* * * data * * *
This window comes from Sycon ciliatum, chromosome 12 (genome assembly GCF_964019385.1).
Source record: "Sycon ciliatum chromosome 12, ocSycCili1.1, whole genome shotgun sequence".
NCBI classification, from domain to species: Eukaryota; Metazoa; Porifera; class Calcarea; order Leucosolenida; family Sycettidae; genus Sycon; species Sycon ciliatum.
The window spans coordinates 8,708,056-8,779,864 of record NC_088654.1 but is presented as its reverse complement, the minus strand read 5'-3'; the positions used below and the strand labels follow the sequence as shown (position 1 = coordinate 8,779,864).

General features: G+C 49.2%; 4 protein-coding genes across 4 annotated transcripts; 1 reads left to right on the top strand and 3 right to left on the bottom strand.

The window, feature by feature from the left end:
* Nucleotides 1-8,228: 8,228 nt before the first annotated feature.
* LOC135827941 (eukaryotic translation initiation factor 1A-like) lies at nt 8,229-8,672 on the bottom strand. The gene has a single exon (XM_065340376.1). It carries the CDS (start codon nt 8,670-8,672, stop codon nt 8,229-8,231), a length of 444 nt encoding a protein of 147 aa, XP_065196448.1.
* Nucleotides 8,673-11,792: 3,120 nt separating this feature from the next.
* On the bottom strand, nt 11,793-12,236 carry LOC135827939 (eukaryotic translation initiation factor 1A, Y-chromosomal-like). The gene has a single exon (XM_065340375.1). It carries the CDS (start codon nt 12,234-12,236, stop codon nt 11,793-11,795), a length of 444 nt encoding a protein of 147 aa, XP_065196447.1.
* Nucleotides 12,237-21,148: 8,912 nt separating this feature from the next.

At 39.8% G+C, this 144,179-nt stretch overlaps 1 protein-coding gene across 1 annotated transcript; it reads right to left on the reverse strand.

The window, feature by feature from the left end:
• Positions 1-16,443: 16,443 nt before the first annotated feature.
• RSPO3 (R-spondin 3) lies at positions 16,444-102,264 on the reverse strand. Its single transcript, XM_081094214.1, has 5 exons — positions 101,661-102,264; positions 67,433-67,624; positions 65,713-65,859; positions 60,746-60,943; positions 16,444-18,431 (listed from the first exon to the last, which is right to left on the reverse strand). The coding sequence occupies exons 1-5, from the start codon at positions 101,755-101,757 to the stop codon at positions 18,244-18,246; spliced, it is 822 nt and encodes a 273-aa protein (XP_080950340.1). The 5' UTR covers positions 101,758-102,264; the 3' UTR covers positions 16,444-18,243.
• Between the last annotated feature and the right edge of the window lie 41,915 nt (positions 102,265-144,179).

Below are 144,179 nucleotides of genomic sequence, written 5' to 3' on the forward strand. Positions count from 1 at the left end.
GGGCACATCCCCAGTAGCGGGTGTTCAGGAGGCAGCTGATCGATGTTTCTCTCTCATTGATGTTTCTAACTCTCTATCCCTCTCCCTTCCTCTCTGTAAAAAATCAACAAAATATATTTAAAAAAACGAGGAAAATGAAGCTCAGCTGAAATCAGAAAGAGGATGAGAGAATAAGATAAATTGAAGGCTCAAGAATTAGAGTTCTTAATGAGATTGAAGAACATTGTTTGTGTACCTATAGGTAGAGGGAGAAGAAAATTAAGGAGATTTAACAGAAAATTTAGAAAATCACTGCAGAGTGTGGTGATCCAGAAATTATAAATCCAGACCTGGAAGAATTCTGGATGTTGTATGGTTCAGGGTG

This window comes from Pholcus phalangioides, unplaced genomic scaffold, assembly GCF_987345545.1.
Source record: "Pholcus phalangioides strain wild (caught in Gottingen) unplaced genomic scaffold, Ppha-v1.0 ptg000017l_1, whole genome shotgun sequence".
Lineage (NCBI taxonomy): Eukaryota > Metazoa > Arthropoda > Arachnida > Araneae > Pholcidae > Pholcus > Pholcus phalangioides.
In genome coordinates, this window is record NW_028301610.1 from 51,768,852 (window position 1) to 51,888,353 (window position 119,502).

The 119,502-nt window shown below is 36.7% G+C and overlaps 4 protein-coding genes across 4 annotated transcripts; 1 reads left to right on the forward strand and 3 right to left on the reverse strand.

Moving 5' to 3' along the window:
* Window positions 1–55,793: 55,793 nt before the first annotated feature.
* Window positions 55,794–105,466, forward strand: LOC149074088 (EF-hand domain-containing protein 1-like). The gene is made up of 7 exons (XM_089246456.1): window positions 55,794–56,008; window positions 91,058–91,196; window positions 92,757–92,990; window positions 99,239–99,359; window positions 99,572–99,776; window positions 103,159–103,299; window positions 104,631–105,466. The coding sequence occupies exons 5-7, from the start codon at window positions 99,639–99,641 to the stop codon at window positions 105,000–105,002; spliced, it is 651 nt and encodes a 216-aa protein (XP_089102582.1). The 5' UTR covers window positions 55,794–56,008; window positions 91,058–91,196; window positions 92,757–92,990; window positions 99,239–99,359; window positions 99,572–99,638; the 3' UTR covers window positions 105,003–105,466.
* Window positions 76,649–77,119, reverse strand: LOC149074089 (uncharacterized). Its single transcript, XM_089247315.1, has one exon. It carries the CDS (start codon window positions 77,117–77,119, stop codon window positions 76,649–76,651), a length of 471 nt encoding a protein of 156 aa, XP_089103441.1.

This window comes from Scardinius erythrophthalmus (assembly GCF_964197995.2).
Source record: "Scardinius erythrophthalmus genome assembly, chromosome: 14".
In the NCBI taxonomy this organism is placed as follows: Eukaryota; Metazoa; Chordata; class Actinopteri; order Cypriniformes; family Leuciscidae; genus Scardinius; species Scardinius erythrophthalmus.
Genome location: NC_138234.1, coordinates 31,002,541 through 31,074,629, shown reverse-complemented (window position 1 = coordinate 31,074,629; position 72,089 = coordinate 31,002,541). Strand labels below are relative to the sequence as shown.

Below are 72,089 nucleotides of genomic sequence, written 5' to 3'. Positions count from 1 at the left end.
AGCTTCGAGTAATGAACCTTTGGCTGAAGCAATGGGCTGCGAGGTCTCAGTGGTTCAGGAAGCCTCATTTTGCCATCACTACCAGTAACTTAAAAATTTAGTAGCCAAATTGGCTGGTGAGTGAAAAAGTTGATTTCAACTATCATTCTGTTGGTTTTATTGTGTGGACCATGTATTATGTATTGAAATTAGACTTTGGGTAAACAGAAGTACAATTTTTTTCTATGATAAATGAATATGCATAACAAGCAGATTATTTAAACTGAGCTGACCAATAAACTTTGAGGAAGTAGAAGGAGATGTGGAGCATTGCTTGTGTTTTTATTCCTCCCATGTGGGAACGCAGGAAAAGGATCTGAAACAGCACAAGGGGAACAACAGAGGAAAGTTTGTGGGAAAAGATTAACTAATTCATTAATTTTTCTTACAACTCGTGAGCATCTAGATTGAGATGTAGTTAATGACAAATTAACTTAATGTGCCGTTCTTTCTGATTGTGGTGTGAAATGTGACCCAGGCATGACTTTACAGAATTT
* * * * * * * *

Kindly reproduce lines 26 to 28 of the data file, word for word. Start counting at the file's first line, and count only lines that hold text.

* Window positions 55,794–105,466, forward strand: LOC149074088 (EF-hand domain-containing protein 1-like). The gene is made up of 7 exons (XM_089246456.1): window positions 55,794–56,008; window positions 91,058–91,196; window positions 92,757–92,990; window positions 99,239–99,359; window positions 99,572–99,776; window positions 103,159–103,299; window positions 104,631–105,466. The coding sequence occupies exons 5-7, from the start codon at window positions 99,639–99,641 to the stop codon at window positions 105,000–105,002; spliced, it is 651 nt and encodes a 216-aa protein (XP_089102582.1). The 5' UTR covers window positions 55,794–56,008; window positions 91,058–91,196; window positions 92,757–92,990; window positions 99,239–99,359; window positions 99,572–99,638; the 3' UTR covers window positions 105,003–105,466.
* Window positions 76,649–77,119, reverse strand: LOC149074089 (uncharacterized). Its single transcript, XM_089247315.1, has one exon. It carries the CDS (start codon window positions 77,117–77,119, stop codon window positions 76,649–76,651), a length of 471 nt encoding a protein of 156 aa, XP_089103441.1.

This window comes from Scardinius erythrophthalmus (assembly GCF_964197995.2).